At the core of sustainable sourcing is compliance with decrees and regulations. As a part of procurement contracts, suppliers must ensure that issues such as human rights, work and product safety and all things related to the environment, corruption and bribery are dealt with as expected by UPM.
Just a contract, or a Supplier and Third Party Code signed alongside it, doesn’t necessarily guarantee that all the provisions specified in the contract take place in practice. In addition to the contract, a risk assessment is conducted, examining the level of democracy and human rights in the country of the supplier, possible safety risks related to the manufacturing process and the extent and operations of the supplier’s supply chain.
A survey found out the working conditions in road transportation
UPM oversees and audits its suppliers regularly to make sure that they adhere to the agreed-upon norms. An example of this process is a survey in UPM Schongau, Germany regarding working conditions in road transportation. The survey was available in nine languages and was presented to all truck drivers arriving at the site over the course of a single day.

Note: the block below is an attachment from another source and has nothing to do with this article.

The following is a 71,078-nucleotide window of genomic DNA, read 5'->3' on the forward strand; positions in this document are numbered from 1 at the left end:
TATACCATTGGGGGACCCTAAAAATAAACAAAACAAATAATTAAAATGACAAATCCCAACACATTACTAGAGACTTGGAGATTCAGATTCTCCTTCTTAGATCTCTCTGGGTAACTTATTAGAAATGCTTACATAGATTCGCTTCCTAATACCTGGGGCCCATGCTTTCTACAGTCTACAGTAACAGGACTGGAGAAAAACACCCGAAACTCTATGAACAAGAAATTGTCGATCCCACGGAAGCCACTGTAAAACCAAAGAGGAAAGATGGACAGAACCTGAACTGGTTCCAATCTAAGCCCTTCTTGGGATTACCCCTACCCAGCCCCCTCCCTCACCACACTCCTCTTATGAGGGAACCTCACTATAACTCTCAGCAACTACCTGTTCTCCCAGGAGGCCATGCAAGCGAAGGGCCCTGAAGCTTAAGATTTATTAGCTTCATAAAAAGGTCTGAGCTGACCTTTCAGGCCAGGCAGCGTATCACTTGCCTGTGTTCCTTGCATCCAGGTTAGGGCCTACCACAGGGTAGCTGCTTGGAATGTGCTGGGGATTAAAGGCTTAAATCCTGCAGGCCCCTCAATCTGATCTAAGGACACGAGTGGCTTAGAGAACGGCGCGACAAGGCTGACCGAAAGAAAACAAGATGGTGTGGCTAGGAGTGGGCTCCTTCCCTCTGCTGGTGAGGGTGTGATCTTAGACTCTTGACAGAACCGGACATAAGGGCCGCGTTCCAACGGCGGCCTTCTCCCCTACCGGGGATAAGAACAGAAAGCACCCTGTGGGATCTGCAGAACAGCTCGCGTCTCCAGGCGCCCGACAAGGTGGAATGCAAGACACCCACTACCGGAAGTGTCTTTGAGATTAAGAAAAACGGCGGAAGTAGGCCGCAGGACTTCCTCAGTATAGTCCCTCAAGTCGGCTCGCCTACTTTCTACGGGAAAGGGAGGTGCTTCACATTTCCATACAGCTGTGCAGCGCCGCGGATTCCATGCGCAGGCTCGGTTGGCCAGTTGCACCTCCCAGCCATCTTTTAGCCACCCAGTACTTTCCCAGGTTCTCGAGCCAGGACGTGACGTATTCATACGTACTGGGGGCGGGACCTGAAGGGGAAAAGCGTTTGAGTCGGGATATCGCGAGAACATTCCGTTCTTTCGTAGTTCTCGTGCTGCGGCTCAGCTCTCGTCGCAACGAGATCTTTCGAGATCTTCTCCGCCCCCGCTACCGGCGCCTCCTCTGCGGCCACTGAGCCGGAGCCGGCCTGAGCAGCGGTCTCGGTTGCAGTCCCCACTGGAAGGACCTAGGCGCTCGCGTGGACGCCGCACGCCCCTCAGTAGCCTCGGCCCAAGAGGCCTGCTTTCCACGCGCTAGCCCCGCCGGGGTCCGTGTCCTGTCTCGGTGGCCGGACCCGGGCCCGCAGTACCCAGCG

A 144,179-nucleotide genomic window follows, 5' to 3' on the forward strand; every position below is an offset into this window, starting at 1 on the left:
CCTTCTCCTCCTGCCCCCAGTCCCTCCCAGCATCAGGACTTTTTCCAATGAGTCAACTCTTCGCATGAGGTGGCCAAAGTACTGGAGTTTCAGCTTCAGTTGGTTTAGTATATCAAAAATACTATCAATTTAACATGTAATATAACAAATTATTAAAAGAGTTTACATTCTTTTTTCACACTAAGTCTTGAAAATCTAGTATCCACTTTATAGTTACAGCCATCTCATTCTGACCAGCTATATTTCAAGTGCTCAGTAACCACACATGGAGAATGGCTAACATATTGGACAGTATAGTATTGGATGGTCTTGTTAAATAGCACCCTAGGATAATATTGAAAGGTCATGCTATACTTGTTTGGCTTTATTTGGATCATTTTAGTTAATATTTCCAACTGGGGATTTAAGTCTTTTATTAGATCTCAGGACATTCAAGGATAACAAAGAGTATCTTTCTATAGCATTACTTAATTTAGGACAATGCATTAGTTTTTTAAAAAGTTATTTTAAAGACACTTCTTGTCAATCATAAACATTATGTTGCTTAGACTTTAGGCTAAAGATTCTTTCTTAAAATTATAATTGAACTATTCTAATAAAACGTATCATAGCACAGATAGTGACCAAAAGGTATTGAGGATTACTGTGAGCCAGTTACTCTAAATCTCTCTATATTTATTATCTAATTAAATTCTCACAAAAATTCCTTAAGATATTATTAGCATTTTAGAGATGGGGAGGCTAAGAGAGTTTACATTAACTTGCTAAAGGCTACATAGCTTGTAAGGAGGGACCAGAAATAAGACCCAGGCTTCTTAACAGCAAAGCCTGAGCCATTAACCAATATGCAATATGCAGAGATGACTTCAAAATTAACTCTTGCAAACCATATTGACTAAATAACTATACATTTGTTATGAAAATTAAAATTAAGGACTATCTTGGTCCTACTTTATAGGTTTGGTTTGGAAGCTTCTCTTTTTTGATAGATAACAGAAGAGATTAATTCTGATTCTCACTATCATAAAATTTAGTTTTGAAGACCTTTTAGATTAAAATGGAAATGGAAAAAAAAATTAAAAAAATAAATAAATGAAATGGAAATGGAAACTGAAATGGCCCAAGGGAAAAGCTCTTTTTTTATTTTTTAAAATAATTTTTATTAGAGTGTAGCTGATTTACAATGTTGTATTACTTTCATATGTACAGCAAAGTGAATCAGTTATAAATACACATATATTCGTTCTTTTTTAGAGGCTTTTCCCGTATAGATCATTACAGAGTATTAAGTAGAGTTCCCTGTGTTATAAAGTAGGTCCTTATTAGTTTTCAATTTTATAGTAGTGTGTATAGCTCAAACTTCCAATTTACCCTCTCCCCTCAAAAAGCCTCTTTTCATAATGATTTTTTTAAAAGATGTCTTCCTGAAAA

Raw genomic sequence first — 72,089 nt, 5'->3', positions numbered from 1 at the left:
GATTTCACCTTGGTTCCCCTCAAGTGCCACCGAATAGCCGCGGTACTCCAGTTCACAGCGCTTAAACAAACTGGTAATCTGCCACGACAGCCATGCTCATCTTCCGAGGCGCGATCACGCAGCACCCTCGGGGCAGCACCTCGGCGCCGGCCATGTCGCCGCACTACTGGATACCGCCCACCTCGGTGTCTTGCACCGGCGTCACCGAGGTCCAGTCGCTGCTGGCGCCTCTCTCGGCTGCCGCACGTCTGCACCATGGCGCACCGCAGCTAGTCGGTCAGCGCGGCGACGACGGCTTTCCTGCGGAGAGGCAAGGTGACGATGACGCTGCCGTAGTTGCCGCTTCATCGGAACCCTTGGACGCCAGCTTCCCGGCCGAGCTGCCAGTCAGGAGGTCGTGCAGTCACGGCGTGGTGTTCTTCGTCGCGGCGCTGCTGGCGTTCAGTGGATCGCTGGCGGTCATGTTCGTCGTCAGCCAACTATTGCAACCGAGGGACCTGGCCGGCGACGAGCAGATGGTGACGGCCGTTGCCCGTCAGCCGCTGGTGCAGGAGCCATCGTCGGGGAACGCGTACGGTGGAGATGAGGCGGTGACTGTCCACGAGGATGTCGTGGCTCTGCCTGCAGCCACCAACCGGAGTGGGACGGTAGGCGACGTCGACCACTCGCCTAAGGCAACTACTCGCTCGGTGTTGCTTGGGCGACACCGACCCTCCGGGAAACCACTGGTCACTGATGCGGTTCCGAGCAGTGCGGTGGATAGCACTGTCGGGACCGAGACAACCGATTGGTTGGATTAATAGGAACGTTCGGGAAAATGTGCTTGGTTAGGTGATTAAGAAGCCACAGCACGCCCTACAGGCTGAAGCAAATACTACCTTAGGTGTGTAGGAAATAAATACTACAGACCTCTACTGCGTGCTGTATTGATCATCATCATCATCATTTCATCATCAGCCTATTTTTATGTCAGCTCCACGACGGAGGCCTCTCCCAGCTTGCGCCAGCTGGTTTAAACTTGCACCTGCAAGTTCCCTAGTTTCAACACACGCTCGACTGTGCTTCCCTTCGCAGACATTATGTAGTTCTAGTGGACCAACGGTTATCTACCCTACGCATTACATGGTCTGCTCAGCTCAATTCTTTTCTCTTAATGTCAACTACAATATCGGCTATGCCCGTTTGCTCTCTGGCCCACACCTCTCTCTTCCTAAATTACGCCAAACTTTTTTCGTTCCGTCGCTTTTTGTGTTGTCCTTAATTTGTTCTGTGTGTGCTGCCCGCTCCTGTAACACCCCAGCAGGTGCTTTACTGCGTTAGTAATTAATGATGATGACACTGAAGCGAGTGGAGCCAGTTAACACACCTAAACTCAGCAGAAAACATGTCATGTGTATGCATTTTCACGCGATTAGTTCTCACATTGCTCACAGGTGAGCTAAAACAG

Vesa Mannola, VP, Logistics Distribution, Supply Chain, says that the aim of the survey was to paint a concrete picture of the drivers’ routine work process.
“For us, it’s really important that the workers in our logistics chain are content and do their work in good and safe conditions,” he says. “Of course, legislation partially takes care of that, but we wanted to go a step further and hear about it from the workers themselves.”
Mannola was pleased with the results. About two-thirds of drivers responded to the survey, which he deems a high response rate. Of those surveyed, 65 percent said they’re either satisfied or very satisfied with their working conditions.
Mannola points out that working hours aren’t really a concern for drivers despite the fact, that every fourth respondent sometimes report a working week longer than 49 hours. The most pressing concerns turned out to be road safety, long waiting times in loading and delivery and the crowdedness of lay-bys or motorway parking areas.
“In the end, it was mostly about simple basic things,” Mannola says. “Although the sample was just from one site and one day, it does provide us with some kind of an overview of the situation.”
Similar surveys were planned to be held in Rostock and Antwerpen in late 2020, but the plans were paused due to the coronavirus pandemic. According to Mannola, the surveys will be conducted when the situation improves. And, they have learned some things from the earlier survey they can implement in the future.